Capacity Management

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What Does Capacity Management Mean?

Capacity management is the process used to ensure the IT capacity is capable of meeting current and future business needs in a cost-effective fashion. In capacity management, the planning and implementation involved unlike other management areas are proactive in nature rather than reactive.


Implementation of capacity management is improved and consistent levels of service and service quality along with lower costs.

Techopedia Explains Capacity Management

Capacity management has close links with financial management and ITIL service level management areas. With the constant change in technology, capacity management helps in identifying opportunities of improvement and also helps in planning the requirements more efficiently and accurately. It can help in finding scalable solutions to various capacity bottlenecks in the organization.

Functions of capacity management:

  • Storage of capacity management data.
  • Ensuring required service levels are met in all disciplines.
  • With respect to resource utilization, analyzing, monitoring, and tuning the necessary modifications.
  • Understanding the current infrastructure performance and analyze the future requirements.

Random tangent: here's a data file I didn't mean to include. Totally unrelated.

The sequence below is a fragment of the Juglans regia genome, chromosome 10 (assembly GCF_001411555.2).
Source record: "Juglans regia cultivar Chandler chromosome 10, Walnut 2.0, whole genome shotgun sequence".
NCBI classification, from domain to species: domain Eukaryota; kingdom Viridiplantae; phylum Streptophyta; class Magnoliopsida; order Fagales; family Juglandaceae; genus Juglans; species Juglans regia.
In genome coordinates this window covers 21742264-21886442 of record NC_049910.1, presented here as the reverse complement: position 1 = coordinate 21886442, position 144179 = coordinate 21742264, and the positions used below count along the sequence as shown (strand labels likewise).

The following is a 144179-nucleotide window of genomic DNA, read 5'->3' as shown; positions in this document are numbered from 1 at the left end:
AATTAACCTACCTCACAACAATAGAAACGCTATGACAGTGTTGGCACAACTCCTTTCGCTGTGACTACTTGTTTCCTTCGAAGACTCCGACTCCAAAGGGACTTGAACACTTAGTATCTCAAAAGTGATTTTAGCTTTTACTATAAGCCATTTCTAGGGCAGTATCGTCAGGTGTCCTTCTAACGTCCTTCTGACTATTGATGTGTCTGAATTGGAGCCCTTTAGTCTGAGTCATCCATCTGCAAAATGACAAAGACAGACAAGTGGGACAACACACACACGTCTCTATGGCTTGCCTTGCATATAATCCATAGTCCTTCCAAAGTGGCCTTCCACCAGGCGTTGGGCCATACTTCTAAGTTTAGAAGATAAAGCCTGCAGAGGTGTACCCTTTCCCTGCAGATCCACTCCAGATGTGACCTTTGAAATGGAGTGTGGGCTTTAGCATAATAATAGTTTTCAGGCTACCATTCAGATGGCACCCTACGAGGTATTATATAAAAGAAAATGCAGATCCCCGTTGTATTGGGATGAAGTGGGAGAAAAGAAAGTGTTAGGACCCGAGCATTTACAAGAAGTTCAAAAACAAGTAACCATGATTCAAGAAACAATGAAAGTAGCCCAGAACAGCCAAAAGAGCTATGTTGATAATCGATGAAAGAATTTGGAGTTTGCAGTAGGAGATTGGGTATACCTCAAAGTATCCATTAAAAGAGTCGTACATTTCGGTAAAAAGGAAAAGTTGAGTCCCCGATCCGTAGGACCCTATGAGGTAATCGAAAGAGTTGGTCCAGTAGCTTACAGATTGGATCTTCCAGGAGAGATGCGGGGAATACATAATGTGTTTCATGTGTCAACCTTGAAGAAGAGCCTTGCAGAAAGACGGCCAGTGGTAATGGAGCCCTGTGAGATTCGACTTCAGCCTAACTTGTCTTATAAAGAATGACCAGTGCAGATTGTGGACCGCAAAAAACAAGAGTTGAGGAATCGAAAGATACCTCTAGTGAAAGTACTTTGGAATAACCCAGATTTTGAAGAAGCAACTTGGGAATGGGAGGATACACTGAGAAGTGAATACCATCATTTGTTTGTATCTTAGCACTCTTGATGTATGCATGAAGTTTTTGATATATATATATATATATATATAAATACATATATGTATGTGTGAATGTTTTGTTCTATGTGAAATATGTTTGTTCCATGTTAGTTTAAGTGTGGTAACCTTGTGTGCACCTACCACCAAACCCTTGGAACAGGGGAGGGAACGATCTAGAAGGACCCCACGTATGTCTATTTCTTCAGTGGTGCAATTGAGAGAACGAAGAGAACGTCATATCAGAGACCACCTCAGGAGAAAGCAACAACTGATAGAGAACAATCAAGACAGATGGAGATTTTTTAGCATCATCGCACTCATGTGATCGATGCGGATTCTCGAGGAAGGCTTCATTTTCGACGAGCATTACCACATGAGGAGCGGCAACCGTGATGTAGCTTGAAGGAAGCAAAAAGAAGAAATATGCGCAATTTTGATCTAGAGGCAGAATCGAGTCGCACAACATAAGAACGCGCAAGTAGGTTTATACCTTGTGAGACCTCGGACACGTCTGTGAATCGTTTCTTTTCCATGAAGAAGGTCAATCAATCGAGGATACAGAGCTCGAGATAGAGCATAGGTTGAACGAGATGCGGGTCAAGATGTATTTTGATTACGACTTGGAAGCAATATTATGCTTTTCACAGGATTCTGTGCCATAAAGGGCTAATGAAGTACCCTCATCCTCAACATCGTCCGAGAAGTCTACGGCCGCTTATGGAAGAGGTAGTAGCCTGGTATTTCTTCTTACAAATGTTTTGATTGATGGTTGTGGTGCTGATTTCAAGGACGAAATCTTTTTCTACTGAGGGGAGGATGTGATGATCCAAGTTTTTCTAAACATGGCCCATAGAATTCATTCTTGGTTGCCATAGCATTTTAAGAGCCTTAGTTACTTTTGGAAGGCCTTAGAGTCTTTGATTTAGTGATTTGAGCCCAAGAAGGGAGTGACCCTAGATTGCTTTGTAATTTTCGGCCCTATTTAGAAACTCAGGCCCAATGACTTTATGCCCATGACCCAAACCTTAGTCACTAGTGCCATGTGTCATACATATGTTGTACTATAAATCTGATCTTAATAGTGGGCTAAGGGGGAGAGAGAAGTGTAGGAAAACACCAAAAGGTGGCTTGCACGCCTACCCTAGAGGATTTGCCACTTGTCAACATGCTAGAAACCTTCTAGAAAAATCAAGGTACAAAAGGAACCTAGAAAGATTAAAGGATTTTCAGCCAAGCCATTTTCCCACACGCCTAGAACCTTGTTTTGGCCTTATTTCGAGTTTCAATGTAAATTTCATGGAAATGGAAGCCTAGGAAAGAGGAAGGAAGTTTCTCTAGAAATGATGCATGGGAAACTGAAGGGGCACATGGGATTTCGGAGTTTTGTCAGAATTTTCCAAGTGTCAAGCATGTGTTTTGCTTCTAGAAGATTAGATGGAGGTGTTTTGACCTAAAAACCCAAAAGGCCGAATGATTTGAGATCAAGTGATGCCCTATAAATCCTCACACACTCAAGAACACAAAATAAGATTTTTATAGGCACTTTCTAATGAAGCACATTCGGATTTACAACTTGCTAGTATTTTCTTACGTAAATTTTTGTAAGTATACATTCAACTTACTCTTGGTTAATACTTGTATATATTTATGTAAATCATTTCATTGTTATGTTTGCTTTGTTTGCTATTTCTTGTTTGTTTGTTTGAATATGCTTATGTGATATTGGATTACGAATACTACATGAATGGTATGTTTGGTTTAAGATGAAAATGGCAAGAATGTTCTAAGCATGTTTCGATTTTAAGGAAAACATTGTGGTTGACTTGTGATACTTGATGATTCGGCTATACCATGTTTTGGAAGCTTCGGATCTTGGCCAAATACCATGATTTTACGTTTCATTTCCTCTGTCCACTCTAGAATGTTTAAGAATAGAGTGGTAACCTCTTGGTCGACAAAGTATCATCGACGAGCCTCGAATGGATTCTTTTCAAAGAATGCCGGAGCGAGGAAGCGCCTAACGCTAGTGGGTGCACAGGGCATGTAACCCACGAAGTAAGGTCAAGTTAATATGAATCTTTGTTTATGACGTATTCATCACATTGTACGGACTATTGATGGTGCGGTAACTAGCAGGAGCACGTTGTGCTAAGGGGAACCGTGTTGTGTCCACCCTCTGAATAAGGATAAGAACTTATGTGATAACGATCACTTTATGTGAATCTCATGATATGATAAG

• With input from other teams, project the annual growth plan for infrastructure.
  • Managing the requirements for computing resources.

Benefits of capacity management:

  • Improvement of performance, reduction of consumption due to fine tuning of applications and components of infrastructure.
  • Improving the efficiency of provision capacity.
  • Elimination of redundant work and ensuring consistent monitoring of infrastructure components.
  • Improvement of IT cost per service unit components.

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Margaret Rouse
Senior Editor
Margaret Rouse
Senior Editor

Margaret is an award-winning technical writer and teacher known for her ability to explain complex technical subjects to a non-technical business audience. Over the past twenty years, her IT definitions have been published by Que in an encyclopedia of technology terms and cited in articles by the New York Times, Time Magazine, USA Today, ZDNet, PC Magazine, and Discovery Magazine. She joined Techopedia in 2011. Margaret's idea of a fun day is helping IT and business professionals learn to speak each other’s highly specialized languages.